Performance and panelists including:
No Mickey Mousing: Musical Lineage in a Technological Age
Douglas Geers, Associate Professor, Brooklyn College
Maja Cerar, Adjunct Assistant Professor, Brooklyn College
Douglas Geers is a composer who works extensively with technology in composition, performance, and multimedia collaborations. Recent works include the 90-minute multimedia theater piece Inanna (2009); an opera, Calling (2008); Sweep, written for the Princeton University Laptop Orchestra (2008); and a violin concerto, Laugh Perfumes (2006). Recent awards include a 2009 Bush Foundation Fellowship Finalist award, a 2008 Argosy Foundation commission, a 2007-2008 McKnight Composer Fellowship, and a 2007 Jerome Foundation Composers Commissioning Project prize. Geers is an Associate Professor of Music, teaching on the faculty of the CUNY Graduate Center and the Brooklyn College Conservatory, where he is Director of the Center for Computer Music (www.bc-ccm.org). For more information, please see www.dgeers.com.
Violinist Maja Cerar graduated with honors from the Conservatory Winterthur-Zürich, Switzerland and studied further with Dorothy DeLay and Kurt Nikkanen in New York. Her repertoire ranges from the Baroque to the present, and her stage experience includes performance with live electronics, dance and theater. She earned her Ph.D. in Historical Musicology at Columbia University, with a dissertation on Schubert’s late string quartets. Ms. Cerar frequently works with composers, has premiered numerous works written for her, and has been coached by Beat Furrer, Uros Krek, György Kurtàg, Morton Subotnick, Alvin Lucier, and John Zorn. Currently she teaches as an Adjunct Assistant Professor at Brooklyn College and Columbia University. www.majacerar.com.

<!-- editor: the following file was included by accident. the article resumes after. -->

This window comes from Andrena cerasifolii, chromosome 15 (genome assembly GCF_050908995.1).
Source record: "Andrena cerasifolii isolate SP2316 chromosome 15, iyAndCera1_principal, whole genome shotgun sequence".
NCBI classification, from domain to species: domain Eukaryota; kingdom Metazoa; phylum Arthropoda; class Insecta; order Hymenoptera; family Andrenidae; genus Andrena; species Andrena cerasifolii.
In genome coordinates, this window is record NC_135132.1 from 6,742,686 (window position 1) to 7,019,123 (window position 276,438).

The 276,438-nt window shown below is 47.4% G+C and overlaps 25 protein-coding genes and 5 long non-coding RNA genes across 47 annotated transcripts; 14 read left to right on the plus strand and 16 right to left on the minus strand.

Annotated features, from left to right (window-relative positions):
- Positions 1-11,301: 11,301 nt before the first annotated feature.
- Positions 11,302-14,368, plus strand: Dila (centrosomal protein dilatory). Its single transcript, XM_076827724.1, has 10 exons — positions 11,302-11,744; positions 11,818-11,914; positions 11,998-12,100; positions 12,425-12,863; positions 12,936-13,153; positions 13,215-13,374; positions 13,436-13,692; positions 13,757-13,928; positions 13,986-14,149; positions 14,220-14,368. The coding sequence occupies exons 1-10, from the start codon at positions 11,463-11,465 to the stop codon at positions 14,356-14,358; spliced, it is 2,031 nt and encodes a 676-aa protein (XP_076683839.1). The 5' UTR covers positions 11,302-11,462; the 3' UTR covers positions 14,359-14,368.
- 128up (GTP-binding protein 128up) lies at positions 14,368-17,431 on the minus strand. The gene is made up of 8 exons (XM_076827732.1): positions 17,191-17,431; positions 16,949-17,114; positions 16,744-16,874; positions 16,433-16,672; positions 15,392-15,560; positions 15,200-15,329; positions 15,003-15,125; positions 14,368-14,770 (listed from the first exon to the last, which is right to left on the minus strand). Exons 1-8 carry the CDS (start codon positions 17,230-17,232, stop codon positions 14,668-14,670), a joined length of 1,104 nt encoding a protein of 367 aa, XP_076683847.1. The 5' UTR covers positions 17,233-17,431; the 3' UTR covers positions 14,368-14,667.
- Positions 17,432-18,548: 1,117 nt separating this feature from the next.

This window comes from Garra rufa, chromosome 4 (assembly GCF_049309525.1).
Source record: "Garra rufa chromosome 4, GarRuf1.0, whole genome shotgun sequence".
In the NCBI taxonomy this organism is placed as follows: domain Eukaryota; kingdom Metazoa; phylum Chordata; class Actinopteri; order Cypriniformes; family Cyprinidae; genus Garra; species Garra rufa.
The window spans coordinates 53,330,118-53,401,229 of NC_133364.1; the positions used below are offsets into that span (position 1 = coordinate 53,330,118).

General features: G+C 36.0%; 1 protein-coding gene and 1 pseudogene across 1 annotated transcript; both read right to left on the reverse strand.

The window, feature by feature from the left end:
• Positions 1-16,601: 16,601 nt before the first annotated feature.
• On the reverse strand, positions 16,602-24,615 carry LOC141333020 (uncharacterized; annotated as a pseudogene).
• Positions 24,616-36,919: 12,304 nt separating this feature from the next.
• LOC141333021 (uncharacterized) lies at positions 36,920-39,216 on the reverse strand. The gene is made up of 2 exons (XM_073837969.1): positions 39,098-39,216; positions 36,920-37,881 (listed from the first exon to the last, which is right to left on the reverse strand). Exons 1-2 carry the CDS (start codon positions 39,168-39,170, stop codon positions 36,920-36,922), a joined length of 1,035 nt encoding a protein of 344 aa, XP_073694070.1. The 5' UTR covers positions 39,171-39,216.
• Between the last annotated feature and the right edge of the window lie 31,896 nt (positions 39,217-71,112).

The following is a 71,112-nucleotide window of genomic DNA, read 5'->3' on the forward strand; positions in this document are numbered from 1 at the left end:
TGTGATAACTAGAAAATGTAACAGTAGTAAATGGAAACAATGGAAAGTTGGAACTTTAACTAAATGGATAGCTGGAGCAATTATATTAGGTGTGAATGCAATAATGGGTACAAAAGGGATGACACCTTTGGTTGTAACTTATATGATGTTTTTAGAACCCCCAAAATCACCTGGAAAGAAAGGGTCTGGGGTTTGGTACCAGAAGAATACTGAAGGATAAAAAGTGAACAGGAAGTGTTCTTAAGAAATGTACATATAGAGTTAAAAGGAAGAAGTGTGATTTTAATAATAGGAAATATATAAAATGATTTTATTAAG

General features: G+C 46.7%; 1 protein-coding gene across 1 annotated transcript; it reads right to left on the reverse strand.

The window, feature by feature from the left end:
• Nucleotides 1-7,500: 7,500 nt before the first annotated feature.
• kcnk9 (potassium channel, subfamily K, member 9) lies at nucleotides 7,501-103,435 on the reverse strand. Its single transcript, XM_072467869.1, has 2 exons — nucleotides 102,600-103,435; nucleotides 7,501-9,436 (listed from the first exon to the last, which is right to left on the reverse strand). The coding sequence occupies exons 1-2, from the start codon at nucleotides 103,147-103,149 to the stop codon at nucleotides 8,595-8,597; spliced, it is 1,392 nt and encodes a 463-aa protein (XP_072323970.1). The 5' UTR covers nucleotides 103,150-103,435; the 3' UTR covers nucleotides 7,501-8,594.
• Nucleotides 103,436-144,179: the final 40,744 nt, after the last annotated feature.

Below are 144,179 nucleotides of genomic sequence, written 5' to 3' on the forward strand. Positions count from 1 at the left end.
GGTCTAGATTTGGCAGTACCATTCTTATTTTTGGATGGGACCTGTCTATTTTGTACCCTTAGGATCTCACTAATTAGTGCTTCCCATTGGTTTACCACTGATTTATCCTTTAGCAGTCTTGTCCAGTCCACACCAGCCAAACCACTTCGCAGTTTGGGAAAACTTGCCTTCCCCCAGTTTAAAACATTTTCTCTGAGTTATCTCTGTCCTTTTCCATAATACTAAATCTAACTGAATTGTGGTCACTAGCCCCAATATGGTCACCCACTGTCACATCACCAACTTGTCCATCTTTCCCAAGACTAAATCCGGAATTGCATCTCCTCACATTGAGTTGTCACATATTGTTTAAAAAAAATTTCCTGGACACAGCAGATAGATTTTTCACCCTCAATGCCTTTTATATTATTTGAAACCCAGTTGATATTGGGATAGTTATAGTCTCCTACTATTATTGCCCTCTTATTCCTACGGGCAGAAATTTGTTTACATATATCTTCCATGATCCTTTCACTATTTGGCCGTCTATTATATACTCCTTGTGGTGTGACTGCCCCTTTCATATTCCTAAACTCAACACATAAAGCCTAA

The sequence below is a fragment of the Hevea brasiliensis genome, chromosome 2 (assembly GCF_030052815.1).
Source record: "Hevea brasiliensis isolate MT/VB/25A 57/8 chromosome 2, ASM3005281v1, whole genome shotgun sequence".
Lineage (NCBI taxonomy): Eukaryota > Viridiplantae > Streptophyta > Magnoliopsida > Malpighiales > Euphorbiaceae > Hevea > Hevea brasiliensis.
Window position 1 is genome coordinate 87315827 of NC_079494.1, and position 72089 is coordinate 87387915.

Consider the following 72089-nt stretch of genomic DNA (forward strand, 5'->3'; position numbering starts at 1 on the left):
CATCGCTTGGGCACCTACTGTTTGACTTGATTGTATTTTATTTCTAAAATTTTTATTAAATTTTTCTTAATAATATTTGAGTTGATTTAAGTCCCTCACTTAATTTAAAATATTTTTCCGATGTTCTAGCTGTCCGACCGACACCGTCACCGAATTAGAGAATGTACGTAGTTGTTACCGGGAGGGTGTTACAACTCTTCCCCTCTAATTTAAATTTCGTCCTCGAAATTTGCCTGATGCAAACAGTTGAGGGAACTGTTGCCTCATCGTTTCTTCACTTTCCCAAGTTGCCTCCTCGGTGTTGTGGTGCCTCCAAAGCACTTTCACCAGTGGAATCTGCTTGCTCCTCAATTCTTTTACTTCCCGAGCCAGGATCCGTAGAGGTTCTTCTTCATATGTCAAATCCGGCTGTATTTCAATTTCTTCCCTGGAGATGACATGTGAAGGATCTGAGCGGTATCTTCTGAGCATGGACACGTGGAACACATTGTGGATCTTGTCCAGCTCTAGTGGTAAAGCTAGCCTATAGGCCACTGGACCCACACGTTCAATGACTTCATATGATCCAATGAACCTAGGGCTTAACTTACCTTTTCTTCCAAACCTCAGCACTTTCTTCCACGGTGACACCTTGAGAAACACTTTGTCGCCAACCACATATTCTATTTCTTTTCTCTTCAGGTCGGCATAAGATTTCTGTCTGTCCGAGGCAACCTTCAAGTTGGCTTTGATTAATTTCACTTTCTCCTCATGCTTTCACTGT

Doug spoke about how since the dawn of time people have heard something that they like and repeated it whether it was a song or a poem. An example of a frequently-repeated work in contemporary culture is the James Brown drum fill “Funky Drummer.” It has been used by so many musicians that at this point it is difficult to know whose version you may be hearing. Doug also mentioned plunderphonics, “a term coined by composer John Oswald in 1985 in his essay Plunderphonics, or Audio Piracy as a Compositional Prerogative. It has since been applied to any music made by taking one or more existing audio recordings and altering them in some way to make a new composition.” Many artists want to share their work but copyright restrictions get in their way.
Maja said that historically taking music from other composers was a gesture of homage. A student would play his master’s work and pass some of this down to his own students. Doug and Maja showed how Johann Sebastian Bach inspired the Belgiam composer Eugene Ysaye. The works of both composers are in the public domain. Doug was inspired to compose his own piece of electro-acoustic music that took elements from both of these predecessors and put them thru the musical equivalent of a food processor. In his work he uses a creative commons license so others can use it in their own creative work. Use does require permission if to be used for profits.